Ex-F1 champion on Mercedes dominance: ‘People would have ganged up’

Lewis Hamilton and Mercedes dominated the turbo-hybrid era of Formula 1, but 2022 was a year to forget for them.

A major change in regulations always springs some surprises. 2014 saw Sebastian Vettel and Red Bull’s dominance come to an end at the hands of Mercedes, while 2022 saw the shoe on the other foot as Red Bull brought Mercedes’ eight-year championship winning run to an end.

Ferrari were the surprise package of 2022, with the change in regulations seeing the Scuderia go from the best of the rest to a true title challenger, only being hindered by reliability and poor decision making. 

With Mercedes struggling to get to grips with the new era of F1 in the first half of the season, Red Bull stormed to both championships, with Max Verstappen claiming his second successive title in Suzuka, while Red Bull secured their first constructors’ championship since 2013 in Austin.

Finishing over 250 points clear of both Ferrari and Mercedes, Red Bull’s campaign has been a dominant one, with Max Verstappen even admitting that retaining the title was surprisingly a comfortable task for him in 2022.

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Former F1 champion Damon Hill spoke about the energy drink giant’s domination prior to the Abu Dhabi Grand Prix and made a bold claim about how it stacks up against the recent success of their rivals.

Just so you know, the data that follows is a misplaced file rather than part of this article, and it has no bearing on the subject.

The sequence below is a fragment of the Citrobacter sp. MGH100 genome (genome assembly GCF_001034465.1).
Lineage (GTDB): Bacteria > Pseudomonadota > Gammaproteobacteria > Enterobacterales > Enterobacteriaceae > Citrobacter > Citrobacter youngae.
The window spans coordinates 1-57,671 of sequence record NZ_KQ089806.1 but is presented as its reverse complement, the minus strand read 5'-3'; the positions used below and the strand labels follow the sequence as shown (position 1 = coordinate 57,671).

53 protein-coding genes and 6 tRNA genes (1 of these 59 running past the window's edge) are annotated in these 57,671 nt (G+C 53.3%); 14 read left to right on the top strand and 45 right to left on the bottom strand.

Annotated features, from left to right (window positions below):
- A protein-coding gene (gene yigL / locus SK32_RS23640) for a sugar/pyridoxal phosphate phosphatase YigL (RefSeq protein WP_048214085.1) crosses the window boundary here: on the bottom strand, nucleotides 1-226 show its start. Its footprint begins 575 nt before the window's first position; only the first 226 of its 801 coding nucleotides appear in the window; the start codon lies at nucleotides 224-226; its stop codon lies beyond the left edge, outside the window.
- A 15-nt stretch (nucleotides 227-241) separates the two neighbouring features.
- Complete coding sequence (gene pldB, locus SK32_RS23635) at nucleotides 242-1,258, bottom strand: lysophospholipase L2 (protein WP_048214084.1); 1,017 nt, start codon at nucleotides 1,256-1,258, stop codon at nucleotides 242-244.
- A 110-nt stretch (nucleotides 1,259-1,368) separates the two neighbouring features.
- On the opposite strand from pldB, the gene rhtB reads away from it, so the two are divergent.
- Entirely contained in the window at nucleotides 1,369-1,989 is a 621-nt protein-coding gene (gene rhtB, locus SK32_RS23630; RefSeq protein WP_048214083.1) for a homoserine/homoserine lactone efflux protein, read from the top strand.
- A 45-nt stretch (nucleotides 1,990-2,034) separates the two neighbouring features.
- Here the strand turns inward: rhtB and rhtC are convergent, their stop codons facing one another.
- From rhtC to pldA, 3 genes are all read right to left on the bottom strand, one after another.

“I was talking with Andrew Shovlin [Mercedes trackside engineering director] about this before the race and I made the point that it’s not quite as dominant,” said Hill.

“Their dominance is not quite as dominant as Mercedes’ shift to the hybrid era. And they were so dominant, they had to kind of underplay it a little bit because otherwise people would have ganged up on them.

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“But at Red Bull, you see at the end of the race, Ferrari weren’t too far away from them at the end. We don’t know how much more they had in hand, but they were pretty close to Red Bull and also, of course, in Brazil you had Mercedes being competitive in a different set of circumstances.”

The previous era of Formula 1 saw Lewis Hamilton and Mercedes become nearly untouchable, never being beaten in the constructors’ championship and only seeing the drivers’ championship head to another garage after the Abu Dhabi controversy in 2021 with Max Verstappen.

2023 is expected to be a much more competitive season as Red Bull will be held back due to their cost cap breach penalty, while both Mercedes and Ferrari will be looking to learn from their 2022 mistakes to come back stronger, with the latter even under new management.